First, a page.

Italian Food

The One Dish You Must Have in Tuscany

Imagine exploring the rolling, vineyard lined hills of Tuscany on a lazy winter afternoon. The sun is out, the air is crisp. At the end of the day, a colorful canvas rises as the last bit of warmth sets with the sun.

What you need now, is a glass of Chianti, a crackling fire and a proper bowl of Ribollita. A dish that has been warming Tuscan farm family tables for generations.

Tuscan Sunset
Tuscan Sunset

Ribollita the Ultimate Tuscan Soup

When visiting Italy, soup is not the first thing I want to order. Soup? I can do that at home. Had I not been in Tuscany for the first time with my Italian Husband, I might have missed out. I might never have known how good Ribollita, a Tuscan bread and vegetable soup can be.

Ribollita was the one dish I ordered again and again. Three times in one week to be exact.


One, we spent our winter holiday in Tuscany and it was cold. Really cold. Each day of exploration left my nose bright red and my fingers were frozen. Warm soup was just, right.

Two, a proper bowl of Ribollita is food that hugs you back.

Authentic Ribollita Recipe

Ribollita means “reboiled” in Italian. While that might not sound enticing, home cooks will quickly understand. Ribollita is a dish that seems to get better, warmed the second day.

Ribollita is hearty thanks to vegetables like kale, cabbage, potatoes, onions, and carrots. Cannellini beans are cooked down adding a buttery texture. The last half hour of cooking, stale unsalted, Tuscan bread cut into cubes is added. Slowly breaking down into a porridge-like texture.

Oh my goodness is it good. A drizzle of extra-virgin olive oil sends first-time eaters into a state of instant comfort. In my case, it also sent me on a Ribollita recipe exploration.

My favorite comes from Gabriele Corcos. Proud Tuscan, Chef, and husband to Debi Mazar. Yep, that super cute couple Cooking Channel lovers get to watch together on Extra Virgin. 

Chef Gabriele Corcos’ recipe online is slightly different from the one I fell in love with. My trusty old Epicurious Italy magazine held a variation of this recipe that’s as authentic as each of the bowls I tucked into that cold winter in Tuscany.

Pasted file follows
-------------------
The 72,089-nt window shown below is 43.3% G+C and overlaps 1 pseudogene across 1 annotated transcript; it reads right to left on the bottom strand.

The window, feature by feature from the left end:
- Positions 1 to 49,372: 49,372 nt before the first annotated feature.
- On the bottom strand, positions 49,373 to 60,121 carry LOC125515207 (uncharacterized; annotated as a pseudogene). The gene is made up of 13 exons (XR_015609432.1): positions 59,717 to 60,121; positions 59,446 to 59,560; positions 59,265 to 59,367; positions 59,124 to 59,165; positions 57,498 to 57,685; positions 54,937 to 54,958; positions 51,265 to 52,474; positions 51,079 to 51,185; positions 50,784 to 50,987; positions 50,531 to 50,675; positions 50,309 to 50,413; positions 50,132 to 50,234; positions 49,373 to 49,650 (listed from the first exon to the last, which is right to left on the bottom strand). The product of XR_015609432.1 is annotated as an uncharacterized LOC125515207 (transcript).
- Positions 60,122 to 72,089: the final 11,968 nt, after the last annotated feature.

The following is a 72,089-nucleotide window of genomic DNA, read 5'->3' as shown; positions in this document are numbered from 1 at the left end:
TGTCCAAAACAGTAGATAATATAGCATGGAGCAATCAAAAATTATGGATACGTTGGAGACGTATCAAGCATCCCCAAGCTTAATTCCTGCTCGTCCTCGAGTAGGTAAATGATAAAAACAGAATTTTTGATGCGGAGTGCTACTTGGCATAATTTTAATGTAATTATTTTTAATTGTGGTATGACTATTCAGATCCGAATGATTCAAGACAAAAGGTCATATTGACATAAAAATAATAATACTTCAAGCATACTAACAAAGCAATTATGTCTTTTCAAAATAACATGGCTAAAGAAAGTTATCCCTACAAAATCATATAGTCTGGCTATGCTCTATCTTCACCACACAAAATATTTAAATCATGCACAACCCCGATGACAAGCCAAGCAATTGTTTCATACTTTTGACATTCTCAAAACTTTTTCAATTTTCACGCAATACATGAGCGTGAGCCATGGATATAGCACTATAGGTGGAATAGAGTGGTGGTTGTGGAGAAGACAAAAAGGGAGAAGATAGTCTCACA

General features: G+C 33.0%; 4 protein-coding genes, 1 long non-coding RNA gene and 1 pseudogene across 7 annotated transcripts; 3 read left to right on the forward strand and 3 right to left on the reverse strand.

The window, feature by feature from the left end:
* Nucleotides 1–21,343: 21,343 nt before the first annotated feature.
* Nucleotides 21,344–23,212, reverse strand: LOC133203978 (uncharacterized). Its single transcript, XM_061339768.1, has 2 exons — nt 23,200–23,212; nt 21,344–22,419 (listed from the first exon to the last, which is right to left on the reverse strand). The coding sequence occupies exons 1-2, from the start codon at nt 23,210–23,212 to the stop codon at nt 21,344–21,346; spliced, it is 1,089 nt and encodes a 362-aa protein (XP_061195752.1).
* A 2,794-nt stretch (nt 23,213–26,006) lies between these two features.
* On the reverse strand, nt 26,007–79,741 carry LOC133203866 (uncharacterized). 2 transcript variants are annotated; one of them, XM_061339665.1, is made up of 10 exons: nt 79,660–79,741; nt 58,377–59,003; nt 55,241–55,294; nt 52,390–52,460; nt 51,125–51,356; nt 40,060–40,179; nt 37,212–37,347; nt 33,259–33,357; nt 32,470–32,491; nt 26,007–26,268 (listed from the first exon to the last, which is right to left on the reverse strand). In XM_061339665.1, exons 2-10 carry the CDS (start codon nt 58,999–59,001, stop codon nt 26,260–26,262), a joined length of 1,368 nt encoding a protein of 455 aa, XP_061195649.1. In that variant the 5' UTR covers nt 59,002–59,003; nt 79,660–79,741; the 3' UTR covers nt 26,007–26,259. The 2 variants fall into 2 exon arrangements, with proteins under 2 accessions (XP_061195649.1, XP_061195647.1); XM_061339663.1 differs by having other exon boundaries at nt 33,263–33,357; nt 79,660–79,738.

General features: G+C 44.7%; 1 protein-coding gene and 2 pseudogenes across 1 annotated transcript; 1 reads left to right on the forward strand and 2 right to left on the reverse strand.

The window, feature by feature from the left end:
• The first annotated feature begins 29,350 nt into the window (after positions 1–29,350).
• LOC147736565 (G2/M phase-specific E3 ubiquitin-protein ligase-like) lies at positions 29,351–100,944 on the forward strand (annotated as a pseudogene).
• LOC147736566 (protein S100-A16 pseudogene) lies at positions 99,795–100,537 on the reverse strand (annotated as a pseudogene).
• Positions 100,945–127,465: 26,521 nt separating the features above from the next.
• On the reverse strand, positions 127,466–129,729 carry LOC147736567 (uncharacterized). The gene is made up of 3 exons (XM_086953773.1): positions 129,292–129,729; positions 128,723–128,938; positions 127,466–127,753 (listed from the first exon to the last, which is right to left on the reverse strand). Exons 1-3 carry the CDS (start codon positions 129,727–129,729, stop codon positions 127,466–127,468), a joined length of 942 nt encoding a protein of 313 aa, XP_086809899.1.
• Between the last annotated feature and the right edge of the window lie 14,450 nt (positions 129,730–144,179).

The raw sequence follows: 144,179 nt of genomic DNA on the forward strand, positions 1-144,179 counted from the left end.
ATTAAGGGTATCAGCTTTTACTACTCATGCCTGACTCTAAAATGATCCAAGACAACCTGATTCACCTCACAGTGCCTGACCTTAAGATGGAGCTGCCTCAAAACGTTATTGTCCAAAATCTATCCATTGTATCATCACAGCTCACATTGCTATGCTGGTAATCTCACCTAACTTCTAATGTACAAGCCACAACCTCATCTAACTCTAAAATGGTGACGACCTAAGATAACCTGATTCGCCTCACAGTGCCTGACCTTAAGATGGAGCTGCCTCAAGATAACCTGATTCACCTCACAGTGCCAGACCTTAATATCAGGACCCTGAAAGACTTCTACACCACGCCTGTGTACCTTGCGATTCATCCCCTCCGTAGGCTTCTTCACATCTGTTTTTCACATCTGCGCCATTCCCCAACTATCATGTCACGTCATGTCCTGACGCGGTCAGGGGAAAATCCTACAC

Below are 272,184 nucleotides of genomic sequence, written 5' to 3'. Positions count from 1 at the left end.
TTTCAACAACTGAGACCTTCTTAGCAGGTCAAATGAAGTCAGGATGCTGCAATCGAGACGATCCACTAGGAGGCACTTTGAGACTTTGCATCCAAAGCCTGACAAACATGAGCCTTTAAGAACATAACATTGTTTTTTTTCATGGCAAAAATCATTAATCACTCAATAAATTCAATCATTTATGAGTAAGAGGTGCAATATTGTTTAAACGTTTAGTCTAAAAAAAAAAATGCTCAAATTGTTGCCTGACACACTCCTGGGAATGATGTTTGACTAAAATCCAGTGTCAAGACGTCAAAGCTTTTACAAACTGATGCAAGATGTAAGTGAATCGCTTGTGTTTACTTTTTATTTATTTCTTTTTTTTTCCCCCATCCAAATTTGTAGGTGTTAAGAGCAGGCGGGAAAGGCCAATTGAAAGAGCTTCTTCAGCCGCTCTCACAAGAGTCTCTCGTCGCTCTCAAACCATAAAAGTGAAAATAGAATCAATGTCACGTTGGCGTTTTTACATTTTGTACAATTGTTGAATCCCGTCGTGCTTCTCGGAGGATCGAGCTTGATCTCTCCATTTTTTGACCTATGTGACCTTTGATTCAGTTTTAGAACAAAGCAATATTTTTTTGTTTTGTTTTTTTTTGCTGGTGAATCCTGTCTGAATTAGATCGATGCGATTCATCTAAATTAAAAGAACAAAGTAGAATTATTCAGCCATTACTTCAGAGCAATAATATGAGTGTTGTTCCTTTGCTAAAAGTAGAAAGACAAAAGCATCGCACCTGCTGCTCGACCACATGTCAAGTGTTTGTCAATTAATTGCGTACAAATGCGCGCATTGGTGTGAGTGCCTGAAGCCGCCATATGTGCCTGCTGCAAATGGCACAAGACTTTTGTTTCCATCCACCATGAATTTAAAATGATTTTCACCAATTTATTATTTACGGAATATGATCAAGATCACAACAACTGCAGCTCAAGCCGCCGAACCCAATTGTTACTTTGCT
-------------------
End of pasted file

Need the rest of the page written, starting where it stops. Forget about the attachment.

Variations below are my own and based on preference. Thankfully, recipes like this one, are pretty forgiving and easy to tweak based on what’s at hand.

Ribollita Tuscan Bread and Vegetable Soup

  • Servings: 4
  • Difficulty: Easy
  • Print

Ribollita at Home
Ribollita at Home


  • 3 Tbsp extra-virgin olive oil
  • 1 carrot, roughly chopped
  • 1 celery stalk, roughly chopped
  • 1 small purple onion, roughly chopped
  • 3 golden potatoes, cut into 1/2 inch cubes
  • 1/2 head savoy cabbage, roughly chopped
  • 1 15 oz can whole peeled tomatoes, drained
  • 1/2 lb stale unsalted Tuscan style bread, cut into half-inch cubes
  • 1 bunch Tuscan kale, stems removed, roughly chopped
  • 8 oz dried Cannellini beans, soaked overnight in cold water to cover
  • Salt and pepper to taste, additional extra-virgin olive oil for serving


  • Rinse and drain the soaked beans. In an 8-quart pot, cover beans with a few inches of water and bring to a boil. Reduce heat to medium-high, cook for 1-hour salting water 40 minutes in. Beans are done when fork tender, drain and set aside.
  • Return 8-quart pot to stove, add olive oil warming to medium-high. Add carrots, onion, celery until soft (8-10 minutes).
  • Add potatoes, kale, cabbage and sauté until cabbage wilts (6 minutes).
  • Drain and carefully, squish tomatoes through hands dropping into soup.
  • Add enough water to the pot to cover and bring back to a boil.
  • Reduce heat to medium-low, season with salt and pepper to taste and allow to simmer for 1 and a half hours.
  • Add bread, cooking for another 30 minutes, until crust begins to fall apart.
  • Serve in bowls drizzled with a good helping of extra-virgin olive oil.

Recipe Notes:

  • If you can not find Tuscan bread, think of the crusty country-style and if salted, hold off adding salt till after the bread is cooked down.
  • Grated cheese is tempting but skip it or overwhelm the flavor of the vegetables.
  • The texture of the soup is enhanced by starting with dry beans. In a pinch, canned beans can be substituted but keep an eye on them or they will break apart completely.
  • Navy, Great Northern, and even Chickpeas can be substituted for Cannellini as well if cooked longer to achieve the buttery texture.
  • When it comes to the extra-virgin olive oil, this is the excuse you need to buy the good stuff! The bold flavors of a great extra-virgin olive oil here are the perfect complement to the vegetables in the soup.
  • Do not reheat in the microwave. Add a little water, use a low heat on the stove top and stir often or the bread will scorch.

Recipe Credit: Extra Virgin, by Gabriele Corcos and Debi Mazar

When in Tuscany if you catch the word Ribollita slip between a waiter’s lips and his fingertips, there is nothing else you have to understand. Order it.

When it comes to exploring the best regional cuisine in Italy, always trust an Italian.

Thank you to my guide and travel partner for encouraging me to order regionally in Italy and for building a fire that night in Tuscany.

Tuscan Memories Frozen in Time
Tuscan Memories Frozen in Time
Crackling Fireplace in Tuscany
Crackling Fireplace in Tuscany


    1. Food memories – oh the power they have. My Husband and I are searching valiantly but failing to find good pizza in the US. Every time we think of the good pizza shops in Italy, we groan out loud with instant hunger. Food memory! Expat living will do that, give you powerful flashbacks to food so good your knees get weak just thinking about it. Something I am guessing you know about too!!


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